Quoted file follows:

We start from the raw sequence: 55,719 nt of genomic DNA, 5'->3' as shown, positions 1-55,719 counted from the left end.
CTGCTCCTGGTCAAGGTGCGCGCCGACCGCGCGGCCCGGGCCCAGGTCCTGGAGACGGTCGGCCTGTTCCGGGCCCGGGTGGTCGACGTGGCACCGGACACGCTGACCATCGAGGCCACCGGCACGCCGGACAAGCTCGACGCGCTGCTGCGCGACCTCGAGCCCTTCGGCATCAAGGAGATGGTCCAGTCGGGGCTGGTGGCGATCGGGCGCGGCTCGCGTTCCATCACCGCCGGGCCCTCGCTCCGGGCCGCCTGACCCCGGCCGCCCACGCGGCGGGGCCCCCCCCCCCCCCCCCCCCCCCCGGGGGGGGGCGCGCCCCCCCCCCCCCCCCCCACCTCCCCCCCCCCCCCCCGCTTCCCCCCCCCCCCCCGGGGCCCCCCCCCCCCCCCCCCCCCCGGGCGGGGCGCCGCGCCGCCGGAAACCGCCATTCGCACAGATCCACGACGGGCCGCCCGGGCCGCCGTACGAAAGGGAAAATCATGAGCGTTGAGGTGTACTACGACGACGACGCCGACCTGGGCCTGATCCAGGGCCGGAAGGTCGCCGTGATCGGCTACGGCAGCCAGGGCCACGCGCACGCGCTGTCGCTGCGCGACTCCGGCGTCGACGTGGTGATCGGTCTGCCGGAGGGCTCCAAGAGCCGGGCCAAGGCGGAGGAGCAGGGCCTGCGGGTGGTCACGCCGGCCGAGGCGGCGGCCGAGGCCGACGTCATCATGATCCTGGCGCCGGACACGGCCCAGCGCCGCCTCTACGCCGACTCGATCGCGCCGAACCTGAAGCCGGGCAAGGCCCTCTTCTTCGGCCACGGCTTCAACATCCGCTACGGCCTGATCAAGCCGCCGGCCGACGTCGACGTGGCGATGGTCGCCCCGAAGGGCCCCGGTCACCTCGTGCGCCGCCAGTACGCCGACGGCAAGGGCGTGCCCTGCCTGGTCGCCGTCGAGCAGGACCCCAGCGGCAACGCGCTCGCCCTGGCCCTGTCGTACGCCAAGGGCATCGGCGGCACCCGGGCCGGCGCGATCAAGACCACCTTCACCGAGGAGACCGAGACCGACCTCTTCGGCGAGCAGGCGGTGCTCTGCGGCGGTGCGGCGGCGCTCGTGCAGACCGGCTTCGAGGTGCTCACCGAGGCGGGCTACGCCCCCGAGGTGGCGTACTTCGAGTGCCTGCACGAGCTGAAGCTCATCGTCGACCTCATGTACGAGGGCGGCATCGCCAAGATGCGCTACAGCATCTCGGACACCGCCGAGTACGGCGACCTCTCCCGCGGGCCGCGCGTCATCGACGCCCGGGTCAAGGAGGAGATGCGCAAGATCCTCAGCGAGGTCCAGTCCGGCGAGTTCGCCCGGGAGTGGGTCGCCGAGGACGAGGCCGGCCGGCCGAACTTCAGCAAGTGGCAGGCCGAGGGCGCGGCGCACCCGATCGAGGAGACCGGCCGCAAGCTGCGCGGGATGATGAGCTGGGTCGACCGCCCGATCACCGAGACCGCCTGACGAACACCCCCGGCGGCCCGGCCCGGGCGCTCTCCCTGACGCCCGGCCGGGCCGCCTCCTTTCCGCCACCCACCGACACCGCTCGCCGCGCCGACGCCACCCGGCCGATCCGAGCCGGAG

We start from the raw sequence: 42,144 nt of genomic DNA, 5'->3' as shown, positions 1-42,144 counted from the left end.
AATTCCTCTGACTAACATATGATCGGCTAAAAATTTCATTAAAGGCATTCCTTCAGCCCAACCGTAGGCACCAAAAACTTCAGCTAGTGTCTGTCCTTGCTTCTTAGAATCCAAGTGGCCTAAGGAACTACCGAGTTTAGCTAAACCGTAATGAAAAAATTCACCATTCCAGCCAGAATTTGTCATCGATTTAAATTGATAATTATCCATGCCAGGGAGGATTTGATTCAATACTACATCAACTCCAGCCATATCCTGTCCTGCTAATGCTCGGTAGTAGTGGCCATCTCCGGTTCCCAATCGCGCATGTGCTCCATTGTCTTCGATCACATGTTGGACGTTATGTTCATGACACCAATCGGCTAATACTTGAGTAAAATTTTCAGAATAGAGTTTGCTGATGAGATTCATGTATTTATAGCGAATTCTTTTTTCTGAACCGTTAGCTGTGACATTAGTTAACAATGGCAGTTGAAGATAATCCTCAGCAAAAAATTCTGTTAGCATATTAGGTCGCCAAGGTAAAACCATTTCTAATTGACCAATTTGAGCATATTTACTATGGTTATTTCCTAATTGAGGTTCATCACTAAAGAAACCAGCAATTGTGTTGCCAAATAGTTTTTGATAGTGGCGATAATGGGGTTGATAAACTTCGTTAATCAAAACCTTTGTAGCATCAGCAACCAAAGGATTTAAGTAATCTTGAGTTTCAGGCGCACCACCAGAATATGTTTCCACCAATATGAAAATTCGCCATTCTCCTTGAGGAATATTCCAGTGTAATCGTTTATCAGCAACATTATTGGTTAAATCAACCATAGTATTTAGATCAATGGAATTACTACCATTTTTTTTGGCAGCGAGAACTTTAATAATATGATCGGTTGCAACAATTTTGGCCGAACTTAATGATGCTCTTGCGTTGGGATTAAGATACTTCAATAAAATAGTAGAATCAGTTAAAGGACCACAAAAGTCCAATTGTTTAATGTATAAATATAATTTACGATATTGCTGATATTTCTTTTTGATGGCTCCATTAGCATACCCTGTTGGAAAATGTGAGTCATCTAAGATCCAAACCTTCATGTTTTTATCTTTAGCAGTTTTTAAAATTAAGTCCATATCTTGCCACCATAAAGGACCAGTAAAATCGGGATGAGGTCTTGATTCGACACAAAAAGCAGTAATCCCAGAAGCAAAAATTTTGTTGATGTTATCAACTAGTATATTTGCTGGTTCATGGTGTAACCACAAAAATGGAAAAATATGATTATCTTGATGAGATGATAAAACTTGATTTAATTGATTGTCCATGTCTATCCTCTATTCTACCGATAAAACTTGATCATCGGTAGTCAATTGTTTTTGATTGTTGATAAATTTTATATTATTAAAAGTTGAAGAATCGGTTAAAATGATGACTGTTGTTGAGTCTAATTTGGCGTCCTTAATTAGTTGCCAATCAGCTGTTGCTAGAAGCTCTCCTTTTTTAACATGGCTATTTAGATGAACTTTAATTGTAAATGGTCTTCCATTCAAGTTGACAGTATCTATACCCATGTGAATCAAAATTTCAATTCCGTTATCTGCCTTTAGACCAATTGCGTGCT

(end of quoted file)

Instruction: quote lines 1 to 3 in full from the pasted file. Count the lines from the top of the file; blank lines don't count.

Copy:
We start from the raw sequence: 55,719 nt of genomic DNA, 5'->3' as shown, positions 1-55,719 counted from the left end.
CTGCTCCTGGTCAAGGTGCGCGCCGACCGCGCGGCCCGGGCCCAGGTCCTGGAGACGGTCGGCCTGTTCCGGGCCCGGGTGGTCGACGTGGCACCGGACACGCTGACCATCGAGGCCACCGGCACGCCGGACAAGCTCGACGCGCTGCTGCGCGACCTCGAGCCCTTCGGCATCAAGGAGATGGTCCAGTCGGGGCTGGTGGCGATCGGGCGCGGCTCGCGTTCCATCACCGCCGGGCCCTCGCTCCGGGCCGCCTGACCCCGGCCGCCCACGCGGCGGGGCCCCCCCCCCCCCCCCCCCCCCCCGGGGGGGGGCGCGCCCCCCCCCCCCCCCCCCACCTCCCCCCCCCCCCCCCGCTTCCCCCCCCCCCCCCGGGGCCCCCCCCCCCCCCCCCCCCCCGGGCGGGGCGCCGCGCCGCCGGAAACCGCCATTCGCACAGATCCACGACGGGCCGCCCGGGCCGCCGTACGAAAGGGAAAATCATGAGCGTTGAGGTGTACTACGACGACGACGCCGACCTGGGCCTGATCCAGGGCCGGAAGGTCGCCGTGATCGGCTACGGCAGCCAGGGCCACGCGCACGCGCTGTCGCTGCGCGACTCCGGCGTCGACGTGGTGATCGGTCTGCCGGAGGGCTCCAAGAGCCGGGCCAAGGCGGAGGAGCAGGGCCTGCGGGTGGTCACGCCGGCCGAGGCGGCGGCCGAGGCCGACGTCATCATGATCCTGGCGCCGGACACGGCCCAGCGCCGCCTCTACGCCGACTCGATCGCGCCGAACCTGAAGCCGGGCAAGGCCCTCTTCTTCGGCCACGGCTTCAACATCCGCTACGGCCTGATCAAGCCGCCGGCCGACGTCGACGTGGCGATGGTCGCCCCGAAGGGCCCCGGTCACCTCGTGCGCCGCCAGTACGCCGACGGCAAGGGCGTGCCCTGCCTGGTCGCCGTCGAGCAGGACCCCAGCGGCAACGCGCTCGCCCTGGCCCTGTCGTACGCCAAGGGCATCGGCGGCACCCGGGCCGGCGCGATCAAGACCACCTTCACCGAGGAGACCGAGACCGACCTCTTCGGCGAGCAGGCGGTGCTCTGCGGCGGTGCGGCGGCGCTCGTGCAGACCGGCTTCGAGGTGCTCACCGAGGCGGGCTACGCCCCCGAGGTGGCGTACTTCGAGTGCCTGCACGAGCTGAAGCTCATCGTCGACCTCATGTACGAGGGCGGCATCGCCAAGATGCGCTACAGCATCTCGGACACCGCCGAGTACGGCGACCTCTCCCGCGGGCCGCGCGTCATCGACGCCCGGGTCAAGGAGGAGATGCGCAAGATCCTCAGCGAGGTCCAGTCCGGCGAGTTCGCCCGGGAGTGGGTCGCCGAGGACGAGGCCGGCCGGCCGAACTTCAGCAAGTGGCAGGCCGAGGGCGCGGCGCACCCGATCGAGGAGACCGGCCGCAAGCTGCGCGGGATGATGAGCTGGGTCGACCGCCCGATCACCGAGACCGCCTGACGAACACCCCCGGCGGCCCGGCCCGGGCGCTCTCCCTGACGCCCGGCCGGGCCGCCTCCTTTCCGCCACCCACCGACACCGCTCGCCGCGCCGACGCCACCCGGCCGATCCGAGCCGGAG

We start from the raw sequence: 42,144 nt of genomic DNA, 5'->3' as shown, positions 1-42,144 counted from the left end.